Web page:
A swill time at the Croydon Craft Beer Festival
October 18, 2015
Thirsty Londoners lapped up a banquet of pale ales, wheat beers and milk stouts at the first Croydon Craft Beer Festival this weekend. And it seemed another indicator of outer London’s growing cultural chops.
In the old reference library of Braithwaite Hall in central Croydon, beneath a hammer-beamed roof and stained glass windows extolling the virtues of reading, we joined hundreds of enthusiastic punters poring over closely-typed tasting notes. These “beer menus” were clearly whetting appetites to a keen edge – some labels had already been drained by late Saturday afternoon. And by eight p.m, unfortunately for some, the beer had been completely exhausted.
It was easy to see why: a convivial, passionate crowd were experimenting with a sparkling array of tastes, from zesty, frothy saisons to bone-dry, refreshing pale ales. And an eminently reasonable flat rate for the cask beers (£3.80 a pint, £2 a half) was getting everyone’s juices flowing.
We started, politely, with pints from the brewery up the road in New Addington and festival sponsor The Cronx – their golden Kotchin brew was clean, fresh and gently redolent of pine and lemon. A perfect session beer, as the name suggests (“kotchin” is slang for “just hanging”). That was followed by a light, fruity Cronx Nektar which had our taste buds buzzing. As you might expect, other young London breweries were well represented. Fourpure, Weird Beard, Howling Hops, Gipsy Hill, Bexley, Brick Lane, Brockley (its autumn leaf coloured Red Ale is my first choice when in the area), Hackney and many more all had guest spots and all showcased London as a brewer’s paradise.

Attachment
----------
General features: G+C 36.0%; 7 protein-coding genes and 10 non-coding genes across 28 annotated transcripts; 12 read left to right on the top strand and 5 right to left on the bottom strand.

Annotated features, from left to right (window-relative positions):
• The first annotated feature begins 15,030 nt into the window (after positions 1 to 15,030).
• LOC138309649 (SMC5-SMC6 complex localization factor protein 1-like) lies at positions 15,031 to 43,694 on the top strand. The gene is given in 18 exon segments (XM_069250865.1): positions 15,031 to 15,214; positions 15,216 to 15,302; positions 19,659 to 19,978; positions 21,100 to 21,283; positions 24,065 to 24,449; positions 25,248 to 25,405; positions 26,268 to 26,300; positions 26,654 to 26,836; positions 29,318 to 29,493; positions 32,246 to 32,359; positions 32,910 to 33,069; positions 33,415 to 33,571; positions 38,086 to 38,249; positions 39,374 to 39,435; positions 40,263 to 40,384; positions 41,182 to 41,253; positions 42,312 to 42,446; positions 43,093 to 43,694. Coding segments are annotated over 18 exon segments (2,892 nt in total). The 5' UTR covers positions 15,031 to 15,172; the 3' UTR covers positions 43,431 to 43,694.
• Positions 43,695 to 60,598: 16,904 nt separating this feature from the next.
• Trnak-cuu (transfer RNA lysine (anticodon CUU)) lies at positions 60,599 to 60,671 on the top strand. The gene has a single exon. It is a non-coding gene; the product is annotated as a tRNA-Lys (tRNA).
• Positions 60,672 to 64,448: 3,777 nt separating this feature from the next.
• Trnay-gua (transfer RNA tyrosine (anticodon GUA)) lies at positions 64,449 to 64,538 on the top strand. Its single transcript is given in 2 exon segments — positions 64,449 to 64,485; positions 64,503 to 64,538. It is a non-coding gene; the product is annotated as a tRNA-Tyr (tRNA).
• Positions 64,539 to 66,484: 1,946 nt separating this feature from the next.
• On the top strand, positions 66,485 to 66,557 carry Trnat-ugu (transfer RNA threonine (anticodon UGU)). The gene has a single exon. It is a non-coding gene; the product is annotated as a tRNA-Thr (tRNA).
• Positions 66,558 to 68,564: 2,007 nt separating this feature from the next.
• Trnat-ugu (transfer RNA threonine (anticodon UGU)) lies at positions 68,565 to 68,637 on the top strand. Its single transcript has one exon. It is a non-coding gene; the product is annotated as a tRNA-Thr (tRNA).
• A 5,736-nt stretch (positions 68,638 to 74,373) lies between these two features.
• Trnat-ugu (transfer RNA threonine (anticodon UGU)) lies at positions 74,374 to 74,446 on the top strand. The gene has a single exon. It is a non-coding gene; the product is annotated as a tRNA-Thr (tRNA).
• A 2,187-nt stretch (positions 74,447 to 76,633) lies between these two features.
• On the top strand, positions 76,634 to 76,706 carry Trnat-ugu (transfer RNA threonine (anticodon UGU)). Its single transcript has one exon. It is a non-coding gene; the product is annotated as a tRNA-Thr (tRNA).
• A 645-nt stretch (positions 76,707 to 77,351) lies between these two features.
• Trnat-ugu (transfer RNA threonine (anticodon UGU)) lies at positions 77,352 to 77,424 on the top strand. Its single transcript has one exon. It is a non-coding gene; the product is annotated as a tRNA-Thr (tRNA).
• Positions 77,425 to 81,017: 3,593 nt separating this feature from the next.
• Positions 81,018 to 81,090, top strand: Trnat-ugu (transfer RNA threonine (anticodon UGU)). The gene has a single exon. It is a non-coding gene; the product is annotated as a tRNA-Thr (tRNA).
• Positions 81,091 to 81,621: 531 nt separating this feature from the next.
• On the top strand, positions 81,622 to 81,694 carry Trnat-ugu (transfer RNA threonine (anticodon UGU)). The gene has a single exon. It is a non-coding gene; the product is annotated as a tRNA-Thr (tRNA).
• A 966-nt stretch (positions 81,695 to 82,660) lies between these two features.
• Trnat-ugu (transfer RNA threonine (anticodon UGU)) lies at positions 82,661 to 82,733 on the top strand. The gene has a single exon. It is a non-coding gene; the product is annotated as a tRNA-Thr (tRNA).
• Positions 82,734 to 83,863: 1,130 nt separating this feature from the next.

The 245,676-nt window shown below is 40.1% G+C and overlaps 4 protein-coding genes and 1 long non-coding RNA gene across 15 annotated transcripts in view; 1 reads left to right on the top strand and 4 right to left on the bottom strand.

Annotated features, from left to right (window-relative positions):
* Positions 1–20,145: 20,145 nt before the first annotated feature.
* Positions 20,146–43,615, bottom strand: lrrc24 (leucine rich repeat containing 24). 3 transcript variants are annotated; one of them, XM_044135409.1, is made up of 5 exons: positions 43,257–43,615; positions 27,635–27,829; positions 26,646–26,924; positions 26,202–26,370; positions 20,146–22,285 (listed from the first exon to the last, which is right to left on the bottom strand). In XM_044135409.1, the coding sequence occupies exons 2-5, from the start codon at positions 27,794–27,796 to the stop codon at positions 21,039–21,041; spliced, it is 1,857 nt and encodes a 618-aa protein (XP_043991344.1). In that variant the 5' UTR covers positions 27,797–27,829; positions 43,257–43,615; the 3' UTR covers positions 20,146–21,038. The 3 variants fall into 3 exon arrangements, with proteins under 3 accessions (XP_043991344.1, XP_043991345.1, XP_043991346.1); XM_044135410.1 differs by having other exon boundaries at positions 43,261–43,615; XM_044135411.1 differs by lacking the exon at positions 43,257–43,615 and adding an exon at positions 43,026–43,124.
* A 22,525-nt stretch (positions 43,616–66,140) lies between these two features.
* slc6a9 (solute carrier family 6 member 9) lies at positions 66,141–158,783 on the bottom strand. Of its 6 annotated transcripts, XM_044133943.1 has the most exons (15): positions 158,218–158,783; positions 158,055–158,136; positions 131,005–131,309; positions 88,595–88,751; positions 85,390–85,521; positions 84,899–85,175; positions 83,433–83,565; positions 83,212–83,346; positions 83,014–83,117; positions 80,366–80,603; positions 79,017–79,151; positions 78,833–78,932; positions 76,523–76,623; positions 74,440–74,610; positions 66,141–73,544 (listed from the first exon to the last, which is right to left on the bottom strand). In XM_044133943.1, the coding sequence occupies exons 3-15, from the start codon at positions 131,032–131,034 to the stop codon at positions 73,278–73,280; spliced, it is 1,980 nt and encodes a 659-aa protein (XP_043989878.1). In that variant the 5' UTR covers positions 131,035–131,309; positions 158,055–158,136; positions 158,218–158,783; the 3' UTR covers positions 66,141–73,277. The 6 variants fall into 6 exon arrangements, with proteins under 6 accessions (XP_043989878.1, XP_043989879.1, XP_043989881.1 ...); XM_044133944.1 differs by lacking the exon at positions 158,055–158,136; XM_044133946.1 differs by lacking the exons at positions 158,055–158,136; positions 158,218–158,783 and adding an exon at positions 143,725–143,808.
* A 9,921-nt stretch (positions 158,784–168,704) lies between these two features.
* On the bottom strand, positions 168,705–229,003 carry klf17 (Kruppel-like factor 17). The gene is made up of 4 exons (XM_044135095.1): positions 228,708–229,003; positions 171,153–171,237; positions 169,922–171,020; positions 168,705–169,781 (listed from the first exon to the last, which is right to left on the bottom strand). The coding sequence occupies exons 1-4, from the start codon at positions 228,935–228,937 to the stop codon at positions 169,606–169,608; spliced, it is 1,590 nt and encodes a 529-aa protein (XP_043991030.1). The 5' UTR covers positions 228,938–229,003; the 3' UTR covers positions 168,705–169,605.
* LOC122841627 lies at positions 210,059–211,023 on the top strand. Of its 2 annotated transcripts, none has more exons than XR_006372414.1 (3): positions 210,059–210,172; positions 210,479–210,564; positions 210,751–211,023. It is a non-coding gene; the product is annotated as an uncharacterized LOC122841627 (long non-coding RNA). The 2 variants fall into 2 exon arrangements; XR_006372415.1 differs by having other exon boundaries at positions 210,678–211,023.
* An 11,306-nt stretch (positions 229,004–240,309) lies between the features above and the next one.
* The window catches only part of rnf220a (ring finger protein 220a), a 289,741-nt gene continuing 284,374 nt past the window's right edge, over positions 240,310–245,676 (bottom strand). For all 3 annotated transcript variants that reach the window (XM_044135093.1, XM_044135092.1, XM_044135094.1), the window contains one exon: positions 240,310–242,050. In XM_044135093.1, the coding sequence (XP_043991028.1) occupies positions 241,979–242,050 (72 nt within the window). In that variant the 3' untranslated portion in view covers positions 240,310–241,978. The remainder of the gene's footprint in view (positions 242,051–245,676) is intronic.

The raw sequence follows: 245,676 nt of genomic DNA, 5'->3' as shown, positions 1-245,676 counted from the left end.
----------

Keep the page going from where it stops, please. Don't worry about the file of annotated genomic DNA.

For me, the stouts and porters were a revelation. Their tasting notes read like Willy Wonka’s recipes if the Oompa-Loompas had been deported and he’d been forced into the booze trade – all oozy malt, bitter chocolate, Oreo cookies and tropical fruit. Flying Dog‘s Kujo Coffee Stout combined creamy coffee and heady notes of soothing chocolate and vanilla for a deep, rich and dangerous (8.9% ABV) experience. A friendly punter recommended Beavertown’s Smog Rocket Smoked Porter, inspired by Shoreditch, thankfully in its nineteenth-century, industrial incarnation. He was right to.
In the absence of many cask beers, the knockout bottled beer of the night had to be Wu Gang Chops The Tree from Hackney brewery Pressure Drop, which was being unfailingly recommended to the adventurous by the charming bar staff. Yes, so it sounds a bit like one of those craft beer names that Stewart Lee so effectively takes the piss out of (“Gandalf’s Memory Stick, Hadron’s Collider, Hogwarts’ Bukkake”) but it was worth ignoring that. The barman said he was lingering just long enough to witness my “Oh my God” face before serving another customer. He left my mouth ascending levels of glorious flavour ranging from cloves and lemons to coriander and banana to leave it in a state of lip-smacking beer-vana. A beer that is genuinely able to transport you.
We left later than expected, inspired and chattering excitedly about what we had imbibed, not a little sozzled, and with half my Christmas gift list sorted. That an event this energy-filled and forward-thinking was happening in Croydon, the go-to cliché for suburban philistinism and cultural backwardness of every hack out there, is hopefully one more symptom of the rise of “the doughnut” – the outer London boroughs that are swelling with exiles from the centre, disenchanted by glass-‘n’-steel London, priced out of property, but still demanding immersion in a full throttle cosmopolitan scene, and prepared to build it themselves where it’s sometimes lacking.
Here’s to next year – and more beer this time!